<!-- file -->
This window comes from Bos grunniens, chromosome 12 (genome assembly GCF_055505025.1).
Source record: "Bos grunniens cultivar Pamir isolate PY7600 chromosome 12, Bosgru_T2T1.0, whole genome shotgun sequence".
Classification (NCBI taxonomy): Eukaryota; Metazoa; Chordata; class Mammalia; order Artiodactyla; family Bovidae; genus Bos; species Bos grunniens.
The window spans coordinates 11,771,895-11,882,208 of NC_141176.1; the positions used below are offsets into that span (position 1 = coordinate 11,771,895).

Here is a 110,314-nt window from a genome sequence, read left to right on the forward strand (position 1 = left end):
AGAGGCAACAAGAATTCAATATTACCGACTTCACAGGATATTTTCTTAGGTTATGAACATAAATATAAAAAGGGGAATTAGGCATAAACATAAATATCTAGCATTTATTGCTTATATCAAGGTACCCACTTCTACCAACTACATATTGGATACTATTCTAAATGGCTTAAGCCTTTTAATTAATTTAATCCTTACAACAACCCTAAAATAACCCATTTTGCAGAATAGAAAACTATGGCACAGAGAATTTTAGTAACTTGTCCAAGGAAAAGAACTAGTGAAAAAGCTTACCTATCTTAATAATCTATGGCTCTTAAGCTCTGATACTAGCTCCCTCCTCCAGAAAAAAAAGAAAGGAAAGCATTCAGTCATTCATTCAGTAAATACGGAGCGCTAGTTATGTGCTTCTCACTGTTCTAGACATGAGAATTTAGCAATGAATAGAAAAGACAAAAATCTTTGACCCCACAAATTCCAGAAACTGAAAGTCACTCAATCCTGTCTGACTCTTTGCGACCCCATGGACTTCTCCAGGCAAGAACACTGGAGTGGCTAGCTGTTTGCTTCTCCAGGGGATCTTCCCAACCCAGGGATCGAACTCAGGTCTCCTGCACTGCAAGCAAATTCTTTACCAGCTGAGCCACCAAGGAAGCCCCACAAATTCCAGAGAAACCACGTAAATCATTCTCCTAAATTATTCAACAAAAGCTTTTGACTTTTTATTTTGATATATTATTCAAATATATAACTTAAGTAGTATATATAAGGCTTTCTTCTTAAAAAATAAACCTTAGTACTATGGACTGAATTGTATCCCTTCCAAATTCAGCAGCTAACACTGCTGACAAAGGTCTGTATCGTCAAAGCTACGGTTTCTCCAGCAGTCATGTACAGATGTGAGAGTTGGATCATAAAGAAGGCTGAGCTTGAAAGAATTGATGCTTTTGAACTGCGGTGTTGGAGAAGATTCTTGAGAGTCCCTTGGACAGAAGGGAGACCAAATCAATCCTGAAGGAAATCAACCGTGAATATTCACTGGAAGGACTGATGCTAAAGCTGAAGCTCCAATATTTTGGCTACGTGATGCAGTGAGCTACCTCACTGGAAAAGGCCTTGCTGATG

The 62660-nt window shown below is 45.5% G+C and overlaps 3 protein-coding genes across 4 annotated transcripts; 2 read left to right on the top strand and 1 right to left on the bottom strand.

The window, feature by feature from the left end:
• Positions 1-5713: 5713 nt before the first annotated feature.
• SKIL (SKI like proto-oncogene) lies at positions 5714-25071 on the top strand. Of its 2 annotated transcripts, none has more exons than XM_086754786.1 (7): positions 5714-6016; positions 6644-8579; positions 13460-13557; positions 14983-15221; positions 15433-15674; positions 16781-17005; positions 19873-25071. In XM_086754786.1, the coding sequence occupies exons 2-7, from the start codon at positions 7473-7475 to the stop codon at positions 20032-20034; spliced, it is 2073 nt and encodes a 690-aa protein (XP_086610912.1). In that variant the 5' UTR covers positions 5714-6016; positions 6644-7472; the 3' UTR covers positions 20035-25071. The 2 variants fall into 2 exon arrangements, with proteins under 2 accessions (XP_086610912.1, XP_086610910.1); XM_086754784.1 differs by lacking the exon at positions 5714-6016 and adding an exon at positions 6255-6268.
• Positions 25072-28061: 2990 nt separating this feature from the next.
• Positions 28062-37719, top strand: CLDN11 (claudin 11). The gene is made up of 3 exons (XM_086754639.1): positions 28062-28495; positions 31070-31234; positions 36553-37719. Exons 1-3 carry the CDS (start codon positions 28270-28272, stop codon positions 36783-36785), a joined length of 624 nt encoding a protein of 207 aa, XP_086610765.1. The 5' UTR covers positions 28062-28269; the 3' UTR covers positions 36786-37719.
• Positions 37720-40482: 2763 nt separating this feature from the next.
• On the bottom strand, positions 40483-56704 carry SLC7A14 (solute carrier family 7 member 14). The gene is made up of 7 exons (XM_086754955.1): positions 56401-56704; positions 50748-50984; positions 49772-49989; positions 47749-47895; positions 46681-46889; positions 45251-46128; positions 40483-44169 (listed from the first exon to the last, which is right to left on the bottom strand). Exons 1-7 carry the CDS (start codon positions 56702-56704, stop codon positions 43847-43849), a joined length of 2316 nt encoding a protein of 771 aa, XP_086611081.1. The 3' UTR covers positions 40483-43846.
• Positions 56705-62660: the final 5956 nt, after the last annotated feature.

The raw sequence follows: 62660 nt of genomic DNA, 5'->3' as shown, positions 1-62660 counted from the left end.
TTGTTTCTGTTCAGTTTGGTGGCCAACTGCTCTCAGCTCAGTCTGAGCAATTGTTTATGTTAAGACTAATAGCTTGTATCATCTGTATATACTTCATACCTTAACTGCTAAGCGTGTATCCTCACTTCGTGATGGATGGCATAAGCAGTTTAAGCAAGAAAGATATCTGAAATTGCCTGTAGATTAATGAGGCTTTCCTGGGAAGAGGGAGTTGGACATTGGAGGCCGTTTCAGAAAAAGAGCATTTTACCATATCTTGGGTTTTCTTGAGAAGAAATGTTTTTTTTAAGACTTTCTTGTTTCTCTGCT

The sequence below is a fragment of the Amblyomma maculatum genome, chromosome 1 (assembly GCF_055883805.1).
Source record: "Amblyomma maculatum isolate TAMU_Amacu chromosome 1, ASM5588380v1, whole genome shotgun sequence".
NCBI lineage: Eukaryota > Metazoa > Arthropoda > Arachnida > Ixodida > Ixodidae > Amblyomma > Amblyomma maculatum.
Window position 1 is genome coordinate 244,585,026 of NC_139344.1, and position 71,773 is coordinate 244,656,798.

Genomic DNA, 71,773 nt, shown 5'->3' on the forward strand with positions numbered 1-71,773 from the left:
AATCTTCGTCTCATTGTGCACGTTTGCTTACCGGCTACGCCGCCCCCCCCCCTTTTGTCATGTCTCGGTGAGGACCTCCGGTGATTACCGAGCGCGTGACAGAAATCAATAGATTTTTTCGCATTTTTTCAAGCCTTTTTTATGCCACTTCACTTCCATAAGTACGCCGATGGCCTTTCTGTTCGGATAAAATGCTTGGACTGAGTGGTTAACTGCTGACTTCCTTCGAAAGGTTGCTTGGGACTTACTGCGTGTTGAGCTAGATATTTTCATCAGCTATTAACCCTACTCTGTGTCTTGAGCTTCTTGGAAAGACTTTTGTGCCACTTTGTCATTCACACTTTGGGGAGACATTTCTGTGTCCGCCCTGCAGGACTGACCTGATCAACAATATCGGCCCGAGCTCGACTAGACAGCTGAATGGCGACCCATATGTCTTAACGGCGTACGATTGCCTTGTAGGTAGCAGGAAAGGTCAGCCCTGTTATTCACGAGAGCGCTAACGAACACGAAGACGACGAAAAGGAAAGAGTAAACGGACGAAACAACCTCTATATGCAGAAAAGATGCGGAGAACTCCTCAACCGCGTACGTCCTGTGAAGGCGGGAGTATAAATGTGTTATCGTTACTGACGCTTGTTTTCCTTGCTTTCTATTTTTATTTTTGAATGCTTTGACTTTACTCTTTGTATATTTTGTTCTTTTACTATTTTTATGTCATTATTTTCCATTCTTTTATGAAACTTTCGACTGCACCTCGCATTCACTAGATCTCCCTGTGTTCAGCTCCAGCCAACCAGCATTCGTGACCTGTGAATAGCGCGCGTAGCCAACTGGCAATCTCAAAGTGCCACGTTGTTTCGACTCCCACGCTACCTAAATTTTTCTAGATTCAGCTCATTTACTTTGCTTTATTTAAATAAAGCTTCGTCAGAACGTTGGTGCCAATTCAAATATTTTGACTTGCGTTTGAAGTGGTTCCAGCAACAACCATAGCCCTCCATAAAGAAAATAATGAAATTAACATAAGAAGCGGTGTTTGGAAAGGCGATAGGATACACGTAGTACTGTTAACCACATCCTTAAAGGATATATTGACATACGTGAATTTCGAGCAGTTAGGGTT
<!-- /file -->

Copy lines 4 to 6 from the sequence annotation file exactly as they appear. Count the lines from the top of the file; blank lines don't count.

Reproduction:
The window spans coordinates 11,771,895-11,882,208 of NC_141176.1; the positions used below are offsets into that span (position 1 = coordinate 11,771,895).

Here is a 110,314-nt window from a genome sequence, read left to right on the forward strand (position 1 = left end):
AGAGGCAACAAGAATTCAATATTACCGACTTCACAGGATATTTTCTTAGGTTATGAACATAAATATAAAAAGGGGAATTAGGCATAAACATAAATATCTAGCATTTATTGCTTATATCAAGGTACCCACTTCTACCAACTACATATTGGATACTATTCTAAATGGCTTAAGCCTTTTAATTAATTTAATCCTTACAACAACCCTAAAATAACCCATTTTGCAGAATAGAAAACTATGGCACAGAGAATTTTAGTAACTTGTCCAAGGAAAAGAACTAGTGAAAAAGCTTACCTATCTTAATAATCTATGGCTCTTAAGCTCTGATACTAGCTCCCTCCTCCAGAAAAAAAAGAAAGGAAAGCATTCAGTCATTCATTCAGTAAATACGGAGCGCTAGTTATGTGCTTCTCACTGTTCTAGACATGAGAATTTAGCAATGAATAGAAAAGACAAAAATCTTTGACCCCACAAATTCCAGAAACTGAAAGTCACTCAATCCTGTCTGACTCTTTGCGACCCCATGGACTTCTCCAGGCAAGAACACTGGAGTGGCTAGCTGTTTGCTTCTCCAGGGGATCTTCCCAACCCAGGGATCGAACTCAGGTCTCCTGCACTGCAAGCAAATTCTTTACCAGCTGAGCCACCAAGGAAGCCCCACAAATTCCAGAGAAACCACGTAAATCATTCTCCTAAATTATTCAACAAAAGCTTTTGACTTTTTATTTTGATATATTATTCAAATATATAACTTAAGTAGTATATATAAGGCTTTCTTCTTAAAAAATAAACCTTAGTACTATGGACTGAATTGTATCCCTTCCAAATTCAGCAGCTAACACTGCTGACAAAGGTCTGTATCGTCAAAGCTACGGTTTCTCCAGCAGTCATGTACAGATGTGAGAGTTGGATCATAAAGAAGGCTGAGCTTGAAAGAATTGATGCTTTTGAACTGCGGTGTTGGAGAAGATTCTTGAGAGTCCCTTGGACAGAAGGGAGACCAAATCAATCCTGAAGGAAATCAACCGTGAATATTCACTGGAAGGACTGATGCTAAAGCTGAAGCTCCAATATTTTGGCTACGTGATGCAGTGAGCTACCTCACTGGAAAAGGCCTTGCTGATG